NGOs, media, activists, politicians gather to open people’s ‘Prachamati’

With uncertainty about whether the Thai junta will hold a public referendum on the new charter draft or impose it without public consent, alternative media outlets and think tanks in Thailand came together on 8 May 2015 to officially open an online forum to let people speak their minds about the draft constitution which is currently being debated in the junta’s National Reform Council (NRC).

About 100 civil organisation workers, members of the media, activists, politicians, and others joined the event on Friday afternoon to open a new website called ‘Prachamati’ (referendum), an online forum which will summarise controversial content in the draft constitution and allow people to vote whether they agree or disagree with it.

The website was founded with the cooperation of Prachatai and Thaipublica, alternative media agencies, iLaw, an internet platform promoting civil laws related to freedom of expression, and the Institute of Human Rights and Peace Studies of Mahidol University. Prachamati was opened to collect votes over the charter draft on Monday.

At the event, Jon Ungpakorn, the founder of Prachatai, and Sarinee Achavanuntakul, the co-founder of Thaipublica, who are the masterminds of Prachamati, together with Chaturon Chaisang, a former Education Minister of Pheu Thai Party, Charnvit Kasetsiri, a renowned political scientist from Thammasat University, Sureerat Treemanka, the president of the Foundation for Community Educational Media (FCEM), and Chiranuch Premchaiporn, Prachatai’s director, spoke on the importance for people to voice their opinions on the new charter.

Jon, who first came up with the website, said that once the new constitution is implemented, it will be difficult to amend because the constitution itself was structured to deter attempts to amend it. Therefore, Prachamati was founded to let people take the matter into their own hands.

“The Prachamati website was established with the idea that if they [the junta] will not hold a public referendum [on the new charter], we will do it ourselves [on the website]” said Jon.

He added that in the first stage he expected at least 5,000 votes on each topic of the new charter posted on Prachamati.

Sarinee stated that the website will become a forum to collect the ideas of individuals which already exist online.

“Everybody already expresses their ideas online, this website [Prachamati] will effectively collect these ideas and make them more powerful,” said the co-founder of Thaipublica.

Chaturon pointed out at the event that the current draft constitution will not solve Thailand’s political conundrum and will only make it worse by shutting down political channels from the people.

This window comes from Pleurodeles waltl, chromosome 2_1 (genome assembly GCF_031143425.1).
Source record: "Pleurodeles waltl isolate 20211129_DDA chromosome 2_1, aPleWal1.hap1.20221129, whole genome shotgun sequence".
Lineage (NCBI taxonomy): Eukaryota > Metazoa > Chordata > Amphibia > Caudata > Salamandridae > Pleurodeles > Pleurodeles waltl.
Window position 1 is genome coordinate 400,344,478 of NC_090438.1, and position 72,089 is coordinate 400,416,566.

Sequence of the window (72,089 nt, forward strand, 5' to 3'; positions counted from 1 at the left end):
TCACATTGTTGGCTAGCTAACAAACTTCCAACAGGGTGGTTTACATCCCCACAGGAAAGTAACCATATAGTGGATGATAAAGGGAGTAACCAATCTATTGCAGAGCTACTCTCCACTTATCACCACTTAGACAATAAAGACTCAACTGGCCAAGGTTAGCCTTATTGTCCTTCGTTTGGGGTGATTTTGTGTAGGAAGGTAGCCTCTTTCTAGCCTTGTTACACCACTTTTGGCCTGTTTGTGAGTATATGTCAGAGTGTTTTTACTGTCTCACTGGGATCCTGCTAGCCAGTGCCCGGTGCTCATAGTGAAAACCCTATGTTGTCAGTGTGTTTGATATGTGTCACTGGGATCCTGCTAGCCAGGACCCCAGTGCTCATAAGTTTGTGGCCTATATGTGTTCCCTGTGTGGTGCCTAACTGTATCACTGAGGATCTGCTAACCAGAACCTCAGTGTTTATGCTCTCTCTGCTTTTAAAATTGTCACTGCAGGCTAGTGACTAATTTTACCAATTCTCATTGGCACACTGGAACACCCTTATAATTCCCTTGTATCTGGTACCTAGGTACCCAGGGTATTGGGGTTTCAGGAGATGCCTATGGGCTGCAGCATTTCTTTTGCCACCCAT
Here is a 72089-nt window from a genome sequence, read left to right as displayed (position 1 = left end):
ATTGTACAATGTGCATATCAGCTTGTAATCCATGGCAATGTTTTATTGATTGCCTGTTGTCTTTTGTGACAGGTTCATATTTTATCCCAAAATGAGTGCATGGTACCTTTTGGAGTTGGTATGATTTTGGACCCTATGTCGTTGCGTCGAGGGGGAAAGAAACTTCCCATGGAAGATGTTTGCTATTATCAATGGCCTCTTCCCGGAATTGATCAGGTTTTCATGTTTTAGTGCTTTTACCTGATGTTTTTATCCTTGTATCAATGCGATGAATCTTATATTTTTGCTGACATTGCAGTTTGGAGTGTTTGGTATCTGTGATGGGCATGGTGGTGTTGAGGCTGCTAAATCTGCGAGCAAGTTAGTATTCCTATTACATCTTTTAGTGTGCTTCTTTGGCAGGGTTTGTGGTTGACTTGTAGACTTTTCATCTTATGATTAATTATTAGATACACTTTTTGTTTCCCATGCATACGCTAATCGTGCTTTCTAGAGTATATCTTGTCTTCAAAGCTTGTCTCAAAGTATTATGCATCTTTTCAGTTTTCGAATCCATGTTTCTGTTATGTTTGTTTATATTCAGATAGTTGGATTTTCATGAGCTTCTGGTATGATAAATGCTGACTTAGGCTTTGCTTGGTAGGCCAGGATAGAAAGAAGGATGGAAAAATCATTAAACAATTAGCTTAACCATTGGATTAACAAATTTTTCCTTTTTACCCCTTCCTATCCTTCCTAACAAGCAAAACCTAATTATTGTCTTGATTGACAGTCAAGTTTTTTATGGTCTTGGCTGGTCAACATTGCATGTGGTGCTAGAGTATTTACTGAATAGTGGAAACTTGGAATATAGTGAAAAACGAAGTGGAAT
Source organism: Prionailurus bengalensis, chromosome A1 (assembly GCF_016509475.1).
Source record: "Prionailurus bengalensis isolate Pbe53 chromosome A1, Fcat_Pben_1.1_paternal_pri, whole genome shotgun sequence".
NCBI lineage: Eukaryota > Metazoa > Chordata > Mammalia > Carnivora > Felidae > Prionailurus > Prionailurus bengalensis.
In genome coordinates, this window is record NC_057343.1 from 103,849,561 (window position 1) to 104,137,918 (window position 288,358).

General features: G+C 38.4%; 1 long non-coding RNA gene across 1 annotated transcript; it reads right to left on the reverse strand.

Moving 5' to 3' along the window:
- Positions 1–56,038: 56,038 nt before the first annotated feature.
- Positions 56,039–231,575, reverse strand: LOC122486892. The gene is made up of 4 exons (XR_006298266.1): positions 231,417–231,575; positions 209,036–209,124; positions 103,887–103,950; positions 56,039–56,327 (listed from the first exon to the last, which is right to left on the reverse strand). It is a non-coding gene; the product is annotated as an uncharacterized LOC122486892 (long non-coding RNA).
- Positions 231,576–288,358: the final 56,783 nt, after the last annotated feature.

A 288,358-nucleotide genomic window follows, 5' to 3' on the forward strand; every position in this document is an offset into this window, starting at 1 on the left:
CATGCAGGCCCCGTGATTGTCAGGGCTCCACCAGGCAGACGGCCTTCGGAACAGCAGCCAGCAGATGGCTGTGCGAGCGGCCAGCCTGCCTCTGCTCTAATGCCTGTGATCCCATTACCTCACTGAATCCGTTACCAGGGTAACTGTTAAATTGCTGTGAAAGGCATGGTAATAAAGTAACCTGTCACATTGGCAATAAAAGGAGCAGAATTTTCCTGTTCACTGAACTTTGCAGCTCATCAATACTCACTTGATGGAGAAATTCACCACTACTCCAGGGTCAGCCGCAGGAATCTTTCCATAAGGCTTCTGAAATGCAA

“The authorities said that any amendment to the new constitution will be banned for the next five years. Until then, who knows how many coups we are going to have because it [the current draft] does not offer solutions to Thai politics” said Chaturon. “The referendum on the draft will make it less dictatorial because people will discuss it more and the drafters of the new charter have to reflect on the people’s voice to amend the draft.”

Bantoon Setthasiroj, a member of the Constitutional Drafting Committee (CDC), who also came to speak at the event, said that a referendum on the draft charter is important because people should be the ones who determine it.

“It is not right to just let 36 people draft state policies and laws because they are not the true representatives of the state, which are all the people. Therefore, the referendum is important,” Bantoon stated.   

The first question on Prachamati is: Do you agree or disagree that there must be a public referendum on the draft constitution?

Other questions include whether you agree or disagree with civil duties, the establishment of a National Moral Assembly, the proposed way for senators to be appointed, and the fact that the Prime Minister does not need to be a member of parliament, which are all provisions of the draft charter.

According to Prachamati, the draft constitution will be considered by the NRC for the next 30 days before being sent back to the Constitutional Drafting Committee (CDC), who will be given 60 days to make amendments to the draft in accordance to the NRC’s suggestions.

In recent weeks, many academics and civil society members have urged the junta to hold a public referendum on the draft charter before it is promulgated. The authorities, however, claim that holding a referendum is not effective in surveying public opinion, is costly, and may further delay national elections.